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‘Industry still learning about cost, complexity of BESS projects’: RWE Clean Energy on development, EPC and supply chain


The industry still has a lot of work to do on urban project development and navigating local permitting challenges, a senior executive of US developer-IPP RWE Clean Energy told

RWE Clean Energy is the Germany-headquartered utility and independent power producer’s (IPP’s) US renewable energy and energy storage project business, and is the third-largest operator of renewables in the US, with 9.3GW of installed capacity, of which 0.5GW was energy storage as of the end of March.

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Development challenges

Hanson Wood is its senior VP utility-scale development, and said that energy storage project development increasingly necessitates being closer to populations, which represents a huge challenge that the clean energy sector has not yet had to contend with.

“Most utility-scale renewable development to-date has happened in rural areas so we (as an industry) have not really learned about the complexity of building in hyper urban areas,” Hanson said.

“Over the last several projects, RWE has learned, it’s very different in terms of permitting and constructability, and I’d say about half of our standalone storage pipeline is in hyper-urban areas in order to be near the right electricity market node. The difference in approach for development and construction cannot be underestimated.”

Another challenge the industry has yet to tackle is around getting local support and approval for projects, Wood said: “A real concern I have is opposition around permitting projects locally. We as an industry need to get more sophisticated around generating active support from constituents that benefit from BESS projects.”

An important part of that is communicating the local benefits of rural economic development, not just the energy transition ones, particularly around property tax revenues and the low visual and footprint impact compared to other renewables.

Storage focus for RWE

The firm’s storage activities are currently focused on the ERCOT (Texas) and California markets, with three currently under construction in ERCOT and two being built in California.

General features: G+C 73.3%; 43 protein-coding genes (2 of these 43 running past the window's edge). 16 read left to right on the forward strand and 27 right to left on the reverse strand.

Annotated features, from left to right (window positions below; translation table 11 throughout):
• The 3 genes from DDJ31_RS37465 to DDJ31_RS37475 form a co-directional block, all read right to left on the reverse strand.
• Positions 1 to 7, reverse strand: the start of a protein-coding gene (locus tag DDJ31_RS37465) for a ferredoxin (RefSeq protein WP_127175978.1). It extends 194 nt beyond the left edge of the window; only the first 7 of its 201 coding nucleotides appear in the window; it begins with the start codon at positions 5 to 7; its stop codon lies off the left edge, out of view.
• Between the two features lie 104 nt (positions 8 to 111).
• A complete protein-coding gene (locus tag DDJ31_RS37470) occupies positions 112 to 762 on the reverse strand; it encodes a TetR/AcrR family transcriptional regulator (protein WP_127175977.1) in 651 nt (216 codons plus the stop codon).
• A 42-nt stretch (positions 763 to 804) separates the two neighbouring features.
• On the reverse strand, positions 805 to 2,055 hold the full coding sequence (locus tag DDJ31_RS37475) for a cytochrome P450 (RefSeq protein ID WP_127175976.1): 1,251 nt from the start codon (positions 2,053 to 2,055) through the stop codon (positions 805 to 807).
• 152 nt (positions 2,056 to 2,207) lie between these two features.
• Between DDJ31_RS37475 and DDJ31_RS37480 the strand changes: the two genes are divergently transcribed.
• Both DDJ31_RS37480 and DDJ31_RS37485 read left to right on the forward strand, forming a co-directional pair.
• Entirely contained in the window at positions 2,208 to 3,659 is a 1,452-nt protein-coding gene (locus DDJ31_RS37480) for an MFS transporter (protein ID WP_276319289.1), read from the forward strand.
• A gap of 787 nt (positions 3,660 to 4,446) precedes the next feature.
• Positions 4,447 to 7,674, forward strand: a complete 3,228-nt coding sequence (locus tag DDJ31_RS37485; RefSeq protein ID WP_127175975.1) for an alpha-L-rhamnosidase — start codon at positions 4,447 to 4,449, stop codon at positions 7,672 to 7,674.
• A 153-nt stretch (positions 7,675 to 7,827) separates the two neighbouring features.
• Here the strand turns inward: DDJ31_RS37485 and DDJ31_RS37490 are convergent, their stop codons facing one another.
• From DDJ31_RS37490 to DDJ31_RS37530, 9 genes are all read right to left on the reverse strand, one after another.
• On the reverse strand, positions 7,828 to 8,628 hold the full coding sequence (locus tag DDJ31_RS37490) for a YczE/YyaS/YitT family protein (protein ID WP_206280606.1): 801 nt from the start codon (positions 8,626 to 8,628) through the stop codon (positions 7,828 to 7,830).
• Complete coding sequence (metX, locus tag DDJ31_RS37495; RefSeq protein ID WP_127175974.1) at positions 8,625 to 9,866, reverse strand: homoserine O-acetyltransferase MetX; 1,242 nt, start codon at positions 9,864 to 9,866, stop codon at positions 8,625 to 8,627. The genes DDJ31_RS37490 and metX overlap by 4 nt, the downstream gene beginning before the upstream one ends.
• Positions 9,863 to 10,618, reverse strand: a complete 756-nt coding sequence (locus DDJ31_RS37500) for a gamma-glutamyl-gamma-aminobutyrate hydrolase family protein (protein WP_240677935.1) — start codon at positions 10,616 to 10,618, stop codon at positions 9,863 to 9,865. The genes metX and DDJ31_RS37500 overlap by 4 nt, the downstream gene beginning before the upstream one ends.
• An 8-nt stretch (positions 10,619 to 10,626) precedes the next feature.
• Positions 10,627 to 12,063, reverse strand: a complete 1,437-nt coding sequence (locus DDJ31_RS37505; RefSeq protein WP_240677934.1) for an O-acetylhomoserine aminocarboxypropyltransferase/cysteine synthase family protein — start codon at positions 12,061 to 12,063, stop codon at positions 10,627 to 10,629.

“Beyond those core markets, RWE has a larger pipeline in the desert Southwest and are expanding our standalone business into the Pacific Northwest, New York and PJM. We’ll be active in almost every major market for storage in the US,” Wood added.

He added that there were four key areas to focus on to ensure successful execution of projects: siting for locational value, interconnection vintage, permitting expertise and strong engineering, procurement and construction (EPC) partnership, the latter particularly important in said urban areas.

EPC, BESS and high-voltage equipment supply and cost: ‘not out of the woods’

When asked about BESS technology providers, Wood said the firm works with Tier 1 vendors Tesla, LG, Fluence, Samsung and CATL “to name a few”.

On the EPC side, Wood said; “We try to build preferred relationships with EPCs to get around the workforce constraints. We also aim to do 30% of the design work for a project in-house before selecting an EPC to help streamline that process by having some of the work already teed up.”

“But on workforce, as an industry we need to address this comprehensively and I don’t think we can confidently say we have the workforce that we need for the scale of the IRA.” 

Wood reiterated that there has been easing on major equipment costs but that EPC, high-voltage and balance of plant (BOP) equipment is still an issue.

“There is some easing on major equipment costs but there is still a lot of scarcity around EPC vendors, high-voltage equipment, BOP equipment, and the general cost and complexity of all of that is being learnt as we build projects. If these projects are located closer to load, which is increasingly happening, expect higher land, permitting and interconnection costs,” Wood said.

“On net, I do not think we are expecting dramatic cost reductions going forward – while battery cost may be declining, EPC, land and HVDC (high-voltage direct current) costs are increasing. We are not out of the woods on cost from a macro-economic perspective.”

In fact, when asked why he thinks the US energy storage industry saw a downturn in the first quarter of 2024, Wood said he suspects it is down to delays around grid interconnection and high-voltage equipment.

Are we accurately valuing storage

Overall, Wood is adamant that the existential need for energy storage is clearer today than it’s ever been, and with growing renewables it is essential to system reliability. However, that doesn’t mean that in practice it is being valued as it should at the local market level.

“I don’t believe all sub-market RTOs (regional transmission organisations) have appropriately been able to define the value of energy storage. If we had, would we see even greater demand and adoption than we are currently? Are we as an industry and energy community in tune with how fundamental storage is to the energy transition and maintaining system reliability?”

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